Searching for smart, safe news you can TRUST?

Support safe, smart, REAL journalism. Sign up for our Axios AM & PM newsletters and get smarter, faster.

Please enter a valid email.

Please enter a valid email.

Subscription failed
Thank you for subscribing!

Searching for smart, safe news you can TRUST?

Support safe, smart, REAL journalism. Sign up for our Axios AM & PM newsletters and get smarter, faster.

Please enter a valid email.

Please enter a valid email.

Subscription failed
Thank you for subscribing!

Denver news in your inbox

Catch up on the most important stories affecting your hometown with Axios Denver

Please enter a valid email.

Please enter a valid email.

Subscription failed
Thank you for subscribing!

Des Moines news in your inbox

Catch up on the most important stories affecting your hometown with Axios Des Moines

Please enter a valid email.

Please enter a valid email.

Subscription failed
Thank you for subscribing!

Minneapolis-St. Paul news in your inbox

Catch up on the most important stories affecting your hometown with Axios Minneapolis-St. Paul

Please enter a valid email.

Please enter a valid email.

Subscription failed
Thank you for subscribing!

Tampa-St. Petersburg news in your inbox

Catch up on the most important stories affecting your hometown with Axios Tampa-St. Petersburg

Please enter a valid email.

Please enter a valid email.

Subscription failed
Thank you for subscribing!

Please enter a valid email.

Please enter a valid email.

Subscription failed
Thank you for subscribing!

Photo: Matias Delacroix/Getty Images

Fuel shortages amid Venezuela's ongoing economic crisis are threatening what's left of the country's agriculture industry, the New York Times reports.

The big picture: "Venezuela is an oil-rich nation. But years of mismanagement and corruption in the oil industry, worsened by American sanctions, have dried up gasoline pumps at a crucial moment. First, the shortage prevented farmers ... from getting their produce to markets. Now, it is making it hard for them to sow new crops," the Times writes.

Why it matters: Venezuelans are already suffering widely from hunger and malnutrition as the mismanagement of its oil industry created difficult financial conditions for citizens. A thinning agriculture industry further threatens the population.

By the numbers:

  • Fedeagro, the nation's main agricultural association, is estimating that total area planted with corn and rice this year will shrink by approximately 50%.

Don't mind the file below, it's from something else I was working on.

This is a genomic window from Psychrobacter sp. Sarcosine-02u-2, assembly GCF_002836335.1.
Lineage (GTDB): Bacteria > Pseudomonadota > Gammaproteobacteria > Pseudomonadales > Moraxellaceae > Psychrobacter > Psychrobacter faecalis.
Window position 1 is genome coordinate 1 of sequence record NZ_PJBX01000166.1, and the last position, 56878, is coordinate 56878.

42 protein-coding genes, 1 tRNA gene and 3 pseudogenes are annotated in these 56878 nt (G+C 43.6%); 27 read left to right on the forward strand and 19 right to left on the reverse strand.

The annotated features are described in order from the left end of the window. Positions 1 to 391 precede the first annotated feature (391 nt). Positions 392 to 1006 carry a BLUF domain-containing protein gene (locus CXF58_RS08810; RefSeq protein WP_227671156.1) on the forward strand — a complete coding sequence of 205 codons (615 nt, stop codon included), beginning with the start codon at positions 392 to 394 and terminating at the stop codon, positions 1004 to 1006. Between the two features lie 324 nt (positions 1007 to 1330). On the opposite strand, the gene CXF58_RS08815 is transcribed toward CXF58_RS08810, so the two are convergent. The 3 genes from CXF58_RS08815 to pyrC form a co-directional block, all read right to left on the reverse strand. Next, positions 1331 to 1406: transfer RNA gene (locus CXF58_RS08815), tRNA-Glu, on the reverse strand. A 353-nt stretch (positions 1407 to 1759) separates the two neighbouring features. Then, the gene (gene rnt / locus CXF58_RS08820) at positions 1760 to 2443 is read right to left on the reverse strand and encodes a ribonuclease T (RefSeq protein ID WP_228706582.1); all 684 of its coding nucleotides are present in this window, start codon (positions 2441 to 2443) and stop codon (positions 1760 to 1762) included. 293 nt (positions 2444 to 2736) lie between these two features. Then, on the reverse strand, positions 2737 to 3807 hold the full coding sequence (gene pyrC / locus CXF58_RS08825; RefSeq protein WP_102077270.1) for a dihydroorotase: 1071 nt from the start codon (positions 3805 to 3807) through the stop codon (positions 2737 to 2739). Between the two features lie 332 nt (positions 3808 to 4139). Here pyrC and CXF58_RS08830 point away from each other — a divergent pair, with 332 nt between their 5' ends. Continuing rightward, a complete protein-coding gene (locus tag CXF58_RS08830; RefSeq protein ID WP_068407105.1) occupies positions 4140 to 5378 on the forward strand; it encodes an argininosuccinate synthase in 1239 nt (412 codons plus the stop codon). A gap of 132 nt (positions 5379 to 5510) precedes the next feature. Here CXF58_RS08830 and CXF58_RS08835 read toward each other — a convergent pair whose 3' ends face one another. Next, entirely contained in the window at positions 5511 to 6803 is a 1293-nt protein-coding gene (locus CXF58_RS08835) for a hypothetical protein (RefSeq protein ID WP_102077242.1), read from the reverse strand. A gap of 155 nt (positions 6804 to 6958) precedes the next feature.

• According to a sugar cane association, the sugar output in regional-stronghold Portuguesa has fallen from 12 million tons in 2018 to 5 million tons this year.
  • Maduro promised $35 million in new farming credits in May, which Fedeagro has criticized as being too small.
  • As of December, only 55% of Venezuelans were eating three meals a day, according to Delphos.

Go deeper: Trump wants increased protections for Venezuelans fleeing to U.S.

Go deeper

Republicans gear up for day-of and post-Election Day litigation

Voters wait in line to cast their early ballots Photo: Joe Raedle/Getty Images

Republican Party officials say they're already looking to Pennsylvania, Minnesota and Nevada as likely battlegrounds for post-election lawsuits if the results are close.

The big picture: As pre-election lawsuits draw to a close, and with President Trump running behind Joe Biden in national and many battleground state polls, Republicans are turning their attention to preparations for Election Day and beyond, and potential recounts.

Federal Reserve expands lending program for small businesses

Federal Reserve Chairman Jerome Powell at a news conference in 2019. Photo: Eric Baradat/AFP via Getty Images

The Federal Reserve said on Friday it would again lower the minimum loan size for its pandemic-era small business program.

Details: Businesses and nonprofits will be able to borrow a minimum of $100,000 from the facility, down from $250,000 — a move that might attract smaller businesses that don't need as hefty of a loan. Since the program launched earlier this year, the minimum loan size has been reduced twice.

2 hours ago - Economy & Business

How Trump and Biden would steer the future of transportation

Illustration: Eniola Odetunde/Axios

President Donald Trump and Democratic challenger Joe Biden would likely steer automotive policy in different directions over the next four years, potentially changing the industry's road map to the future.

Why it matters: The auto industry is on the cusp of historic technological changes and the next president — as well as the next Congress — could have an extraordinary influence on how the future of transportation plays out.